March Madness: From Butler to VCU

Tuesday, March 29, 2011 - 08:26 AM

"The Butler-VCU match-up in the final four is the highest seeded final four match-up since they started seeding teams back in 1979... This will be a great match-up," writes Tobias J. Moscowitz. 

We're following the NCAA tournament all month with pre-game predictions and post-game analysis from our contributors:

From: Bradley Campbell
Subject: The NCAA Saga Continues...

Before we get to Butler... just gotta say this about Ohio State.

As in: The. Ohio. State. Unstoppable. Or at least that's how they looked the entire season. On the court, the team looked like men among boys. And until last night, the team looked too good to lose. Too powerful. Too consistent. Too manly. Too just everything. Too, too. 

The team had their way like Superman did in Metropolis. And that's why one creature came into my head during half-time at the Kentucky game: Doomsday.

Anyone who so much as sniffed a comic book in the early nineties knows the dude I'm talking about. He's the only supervillain that could match Superman punch for shock wave-inducing punch. The two dueled in a legendary comic book battle— maybe the best, and most gripping comic book battle of all time. It ended when the two combatants struck a death blow at the same time, collapsing to the pavement in front of the Daily Planet.

The headline wrote itself: Goodbye, Superman.

I just drilled myself into the dork corner, but that's honestly what I thought of when I saw Kentucky match Ohio State. John Calipari's team seemed genetically engineered to fight the Buckeyes. They had the oversized body of Josh Harrellson to bang with freshman man-child Jared Sullinger. And bevy of guards to defend the speed and prowess of William Bufford, and keep the shooting accuracy of Jon Diebler in check.

Then there's the teen dream, Brandon Knight. The Kentucky guard is 19 years old. And while he showed his age, struggling at times throughout the game and going 3-10 from the field, he also showed why NBA scouts drool over one important component of his game: confidence. Unbridled confidence. He came-up gigantic with the final, meaningful, shot of the game. It was like a Doomsday uppercut. Right when it left his hand I told my friend, "It's in."

It was. And the mighty Supermen fell. Goodbye, Ohio State.

OK. That's that. More importantly: BUTLER WON!!!?!!!?!!!? BUTLER.WON.

-bc

From: Tobias J. Maskowitz
Subject: The NCAA Saga Continues...

Forget Butler, how about VCU?!! What a story. These guys barely make the tournament and have to play their way in and then proceed to beat (handily, I might add) Purdue and #1 seed Kansas! The Butler-VCU matchup in the final four is the highest seeded final four matchup since they started seeding teams back in 1979. I love Butler (being an Indiana native), but how can you not root for VCU? I certainly never expected another Cinderella like last year, and now we have two of them. This serves me right for making a prediction on any one tournament. Of course, I'm not the only one to miss this. Of the nearly 6 million brackets filled out online at ESPN.com, apparently only two have the correct final four teams. I'm surprised there are two.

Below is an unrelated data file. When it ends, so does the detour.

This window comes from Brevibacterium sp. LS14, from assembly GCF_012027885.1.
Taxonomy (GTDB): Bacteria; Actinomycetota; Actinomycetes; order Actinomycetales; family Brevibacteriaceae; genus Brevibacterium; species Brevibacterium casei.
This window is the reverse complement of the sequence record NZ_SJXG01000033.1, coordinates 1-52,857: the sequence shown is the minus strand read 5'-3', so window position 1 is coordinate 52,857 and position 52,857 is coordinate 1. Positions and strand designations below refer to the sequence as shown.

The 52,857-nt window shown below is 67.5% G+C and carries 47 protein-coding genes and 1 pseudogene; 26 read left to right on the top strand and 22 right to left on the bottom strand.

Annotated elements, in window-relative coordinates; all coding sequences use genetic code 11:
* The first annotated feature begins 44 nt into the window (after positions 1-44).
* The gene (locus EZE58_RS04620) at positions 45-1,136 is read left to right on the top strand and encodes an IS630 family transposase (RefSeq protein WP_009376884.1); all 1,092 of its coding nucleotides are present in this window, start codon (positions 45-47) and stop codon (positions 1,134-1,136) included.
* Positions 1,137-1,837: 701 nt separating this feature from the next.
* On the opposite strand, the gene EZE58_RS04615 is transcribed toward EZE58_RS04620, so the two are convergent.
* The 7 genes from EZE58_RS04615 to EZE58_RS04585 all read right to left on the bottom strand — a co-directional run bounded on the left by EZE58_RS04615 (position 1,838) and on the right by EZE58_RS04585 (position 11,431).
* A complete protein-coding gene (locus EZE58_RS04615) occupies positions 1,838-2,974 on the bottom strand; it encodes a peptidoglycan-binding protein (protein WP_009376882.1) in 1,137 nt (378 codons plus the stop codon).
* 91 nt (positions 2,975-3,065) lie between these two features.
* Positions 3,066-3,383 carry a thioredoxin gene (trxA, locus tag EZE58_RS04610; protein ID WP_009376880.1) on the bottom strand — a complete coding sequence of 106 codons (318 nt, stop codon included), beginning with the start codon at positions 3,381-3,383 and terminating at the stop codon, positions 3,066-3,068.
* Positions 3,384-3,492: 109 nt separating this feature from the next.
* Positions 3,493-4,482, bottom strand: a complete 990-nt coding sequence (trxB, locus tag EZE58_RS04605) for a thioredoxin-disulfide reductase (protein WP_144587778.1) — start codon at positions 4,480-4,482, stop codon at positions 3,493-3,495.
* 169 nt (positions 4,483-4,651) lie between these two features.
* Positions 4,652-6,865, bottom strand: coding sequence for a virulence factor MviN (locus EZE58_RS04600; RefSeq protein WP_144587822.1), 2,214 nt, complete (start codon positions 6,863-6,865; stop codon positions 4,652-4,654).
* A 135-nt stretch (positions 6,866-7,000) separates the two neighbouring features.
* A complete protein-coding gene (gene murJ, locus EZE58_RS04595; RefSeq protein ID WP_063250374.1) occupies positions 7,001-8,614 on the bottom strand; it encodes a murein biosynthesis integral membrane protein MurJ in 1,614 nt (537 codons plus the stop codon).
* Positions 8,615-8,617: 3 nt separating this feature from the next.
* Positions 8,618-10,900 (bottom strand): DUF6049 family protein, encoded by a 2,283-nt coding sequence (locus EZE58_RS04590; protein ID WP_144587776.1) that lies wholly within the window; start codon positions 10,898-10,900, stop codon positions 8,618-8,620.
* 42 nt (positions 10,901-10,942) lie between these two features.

I do love that Butler, and their coach Stevens, approach the game analytically and search for the statistically best match-ups and try to exploit them. They are a shining example of how strategy and analytics can help overcome talent. Not that they don't have talent, but it's hard to argue they get the same selection of talent as a Florida or Kentucky. VCU seems to just play tough, hard basketball and their guards have been terrific and given other teams fits.  This will be a great match-up.

This also goes to show you how the men's game has so much more parity than in the past. There are smaller and smaller schools who are able to attract talent and more and more talented kids (from all over the globe) picking up basketball instead of other sports. All this lends itself to having more teams with more talent spread out across many teams. Even during the regular season we saw teams move up and down the rankings and no clear top teams (Ohio State and Kansas were the closest). We also saw that small conference teams like San Diego State have tremendous seasons—not your usual suspects. Incidentally, I think we're seeing the same thing in college football with the rise of Boise State and TCU and other non-traditional power conference teams making runs at the national title. IF ONLY NCAAF WOULD ADOPT A TOURNAMENT!!  Imagine how much fun it would be to see this twice a year.

As for the women's bracket. Other than Gonzaga, there aren't too many surprises, as usual. ll the #1 seeds are there and will probably meet in the final four. The parity in women's hoops is just not yet at the same level as the men's, but they are making strides.

Thanks,

Toby

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